Evil begone!





The Draft

I was teaching a writing class a couple of years ago and during a break, one of the middle-aged students came up to me with a question.

“Can we talk about the draft?”

“It sent a lot of people to Canada on extended vacations when I was fresh out of high school.”

“How long do you work on a draft?”

“Oh, that. Until I get through it.”

Budding Writer paused, thinking. “I mean, how long does it take you to get to the end?”

“That depends on Life. If everything lines up and I can really sit down and work, I can get a first draft finished in about three months, and the way I do it, the manuscript is pretty polished by the time I reach the end. I once wrote a draft in six weeks, but that’s rare.”

She wrote that down in her notebook, “Do you outline?”


“I have to.”

“Well, you and I work differently. I sit down and put my fingers on the keys and start writing. The story unfolds, and I go with it through that entire session, however long it might be, fifteen minutes, an hour, or even three or four hours. Then the next morning I read through what I wrote the day before, and use that as a launch pad for the current day’s work. I do that every time until I type, The End.”

“What if your writing group has a suggestion about those pages and you have to go back and change them?”

“I don’t have a writing group, and you really don’t have to go back and change anything. Those are suggestions.”

Two deep lines appeared between Budding Writer’s eyebrows. “You just write all by yourself.”

“Yep. All alone.”

“My problem is that I keep changing things after my group makes suggestions, and I find that I spend weeks on one chapter.”

“Have you finished your first draft?”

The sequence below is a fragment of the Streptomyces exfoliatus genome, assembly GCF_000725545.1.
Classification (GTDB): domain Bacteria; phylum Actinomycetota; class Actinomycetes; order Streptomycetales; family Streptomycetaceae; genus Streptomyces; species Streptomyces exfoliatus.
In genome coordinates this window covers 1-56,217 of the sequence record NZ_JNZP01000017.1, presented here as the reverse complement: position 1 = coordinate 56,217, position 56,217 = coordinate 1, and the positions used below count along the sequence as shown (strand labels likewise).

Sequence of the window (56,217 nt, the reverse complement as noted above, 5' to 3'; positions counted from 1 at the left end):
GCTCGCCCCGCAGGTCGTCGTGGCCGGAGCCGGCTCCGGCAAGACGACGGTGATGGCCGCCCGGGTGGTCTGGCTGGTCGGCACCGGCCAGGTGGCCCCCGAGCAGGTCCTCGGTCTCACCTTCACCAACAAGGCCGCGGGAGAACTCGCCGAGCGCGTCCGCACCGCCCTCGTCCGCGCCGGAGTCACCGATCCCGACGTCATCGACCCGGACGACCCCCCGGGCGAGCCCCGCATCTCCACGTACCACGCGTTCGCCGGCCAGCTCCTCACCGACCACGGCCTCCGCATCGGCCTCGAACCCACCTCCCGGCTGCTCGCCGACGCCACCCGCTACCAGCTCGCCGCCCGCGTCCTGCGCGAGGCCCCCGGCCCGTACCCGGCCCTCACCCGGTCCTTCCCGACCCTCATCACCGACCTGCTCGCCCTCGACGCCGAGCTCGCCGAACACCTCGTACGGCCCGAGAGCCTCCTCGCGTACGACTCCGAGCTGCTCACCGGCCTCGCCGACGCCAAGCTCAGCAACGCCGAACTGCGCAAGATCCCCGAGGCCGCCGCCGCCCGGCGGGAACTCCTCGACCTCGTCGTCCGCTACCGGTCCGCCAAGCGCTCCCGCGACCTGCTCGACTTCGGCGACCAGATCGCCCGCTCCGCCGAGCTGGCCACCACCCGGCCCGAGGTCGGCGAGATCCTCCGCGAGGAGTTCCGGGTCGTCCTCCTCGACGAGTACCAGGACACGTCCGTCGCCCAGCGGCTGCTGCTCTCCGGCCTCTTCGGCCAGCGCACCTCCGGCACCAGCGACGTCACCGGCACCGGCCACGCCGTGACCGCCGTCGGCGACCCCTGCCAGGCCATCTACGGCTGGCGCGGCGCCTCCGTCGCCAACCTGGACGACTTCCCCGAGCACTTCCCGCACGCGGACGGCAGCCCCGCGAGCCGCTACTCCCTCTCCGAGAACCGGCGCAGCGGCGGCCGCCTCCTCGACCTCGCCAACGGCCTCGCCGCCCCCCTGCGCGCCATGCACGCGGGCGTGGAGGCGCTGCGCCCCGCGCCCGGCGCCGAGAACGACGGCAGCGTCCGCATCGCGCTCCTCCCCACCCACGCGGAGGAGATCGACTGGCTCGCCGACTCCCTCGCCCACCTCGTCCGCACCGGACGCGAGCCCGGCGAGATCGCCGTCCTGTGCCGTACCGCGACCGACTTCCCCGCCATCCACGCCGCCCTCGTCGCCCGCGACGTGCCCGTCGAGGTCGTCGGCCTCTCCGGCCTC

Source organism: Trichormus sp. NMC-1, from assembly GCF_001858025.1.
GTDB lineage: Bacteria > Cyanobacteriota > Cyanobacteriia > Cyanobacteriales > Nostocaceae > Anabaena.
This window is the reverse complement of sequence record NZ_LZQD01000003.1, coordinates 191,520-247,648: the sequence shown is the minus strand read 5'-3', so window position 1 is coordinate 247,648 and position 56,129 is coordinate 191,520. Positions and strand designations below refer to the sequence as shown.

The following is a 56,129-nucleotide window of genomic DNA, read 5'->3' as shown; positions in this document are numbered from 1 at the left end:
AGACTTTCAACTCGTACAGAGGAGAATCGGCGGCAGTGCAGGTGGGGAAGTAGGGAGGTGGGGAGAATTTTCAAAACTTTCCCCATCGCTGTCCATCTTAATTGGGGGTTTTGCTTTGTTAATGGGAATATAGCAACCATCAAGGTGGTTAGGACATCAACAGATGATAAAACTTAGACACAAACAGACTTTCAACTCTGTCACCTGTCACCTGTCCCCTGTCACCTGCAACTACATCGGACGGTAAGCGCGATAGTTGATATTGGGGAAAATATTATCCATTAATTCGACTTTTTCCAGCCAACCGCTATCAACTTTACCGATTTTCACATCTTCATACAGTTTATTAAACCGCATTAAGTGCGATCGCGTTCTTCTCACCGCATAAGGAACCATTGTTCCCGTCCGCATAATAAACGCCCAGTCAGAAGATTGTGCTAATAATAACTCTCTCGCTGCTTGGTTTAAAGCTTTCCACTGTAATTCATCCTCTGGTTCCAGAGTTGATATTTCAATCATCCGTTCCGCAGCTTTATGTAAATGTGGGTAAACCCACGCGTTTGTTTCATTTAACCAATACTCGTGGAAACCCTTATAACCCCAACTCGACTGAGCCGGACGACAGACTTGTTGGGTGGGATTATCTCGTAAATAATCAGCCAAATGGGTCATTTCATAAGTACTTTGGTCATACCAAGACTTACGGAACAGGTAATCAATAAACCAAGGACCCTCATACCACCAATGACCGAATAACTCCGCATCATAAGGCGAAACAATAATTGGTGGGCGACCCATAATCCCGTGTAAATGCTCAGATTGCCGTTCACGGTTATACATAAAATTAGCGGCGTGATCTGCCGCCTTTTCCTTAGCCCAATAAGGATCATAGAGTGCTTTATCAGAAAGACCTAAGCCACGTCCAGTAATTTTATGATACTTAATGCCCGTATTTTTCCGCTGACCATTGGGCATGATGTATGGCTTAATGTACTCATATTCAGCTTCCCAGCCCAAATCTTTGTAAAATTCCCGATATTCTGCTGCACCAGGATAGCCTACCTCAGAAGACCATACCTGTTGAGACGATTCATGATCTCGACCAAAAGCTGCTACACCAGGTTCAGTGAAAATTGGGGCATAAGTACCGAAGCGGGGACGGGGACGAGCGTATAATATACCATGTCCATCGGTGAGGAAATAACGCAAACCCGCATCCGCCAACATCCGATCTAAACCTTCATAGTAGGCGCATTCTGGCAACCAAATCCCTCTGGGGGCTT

“How long have you been working on this manuscript?”

“About three years.”

“My suggestion is to simply sit down and finish your first draft without stopping for any more edits.”


“Right. Butt. Put your butt in the seat and finish your first draft. In my opinion, you can come back and re-work those chapters that might be giving you trouble. You see, there’s no right or wrong way to do this. You have to find what works for you. I promise, there’s no formula, because if there was such a thing, everyone would be on the bestseller list with every book.”

“So is that’s how it’s done?”

“That’s how I do it.”

Don’t get me wrong, I’m not knocking writers groups. I know many readers of this blog, and several of those who post each week, belong to such groups that offer much-needed support in writing, or simply in providing the camaraderie to discuss this strange, wonderful business we’re in, but it’s not for me. I just want to write.

Budding Writer needed that support, but it seemed as if she was caught in a loop of well-intentioned suggestions that tightened like a boa constrictor named Self Doubt until she couldn’t move beyond those few chapters.

Your first draft is just that. It’s a firehose to some as it pours out in a great torrent of words, a trickle to others as they struggle to craft that perfect sentence, but writers need to reach the end, to get it all down, however full of errors, typos, or plot kinks. Once it’s done, then you can go back and add all that’s necessary to streamline and fill out the story and make the manuscript readable. Then edit with a vengeance, but the completion of that first draft is absolutely necessary both physically and psychologically.

I understand Budding Writer’s issue. She likely juggled a job, husband, kids, dogs, bills, friendships and any combination thereof, including Life it’s ownself, putting down a few words here and there and not seeing the continuity of her work as a whole.

Then that chapter, or collection of chapters and all those suggestions began to gnaw at her and she needed to get it just right before she could move on.

It just doesn’t work that way for me. I wrote my first novel over a few fitful years, lost it to an electronic hiccup, and started over to recreate the whole thing from memory. Maybe that’s where my writing regime came from, because I hammered that second draft out within about a year.

Today I begin with fingers on the keys and get that rough draft down as the story unfolds in my mind. I follow it, pounding away at the keys as the characters develop and the story moves forward, not worrying about little details, until I get to the end.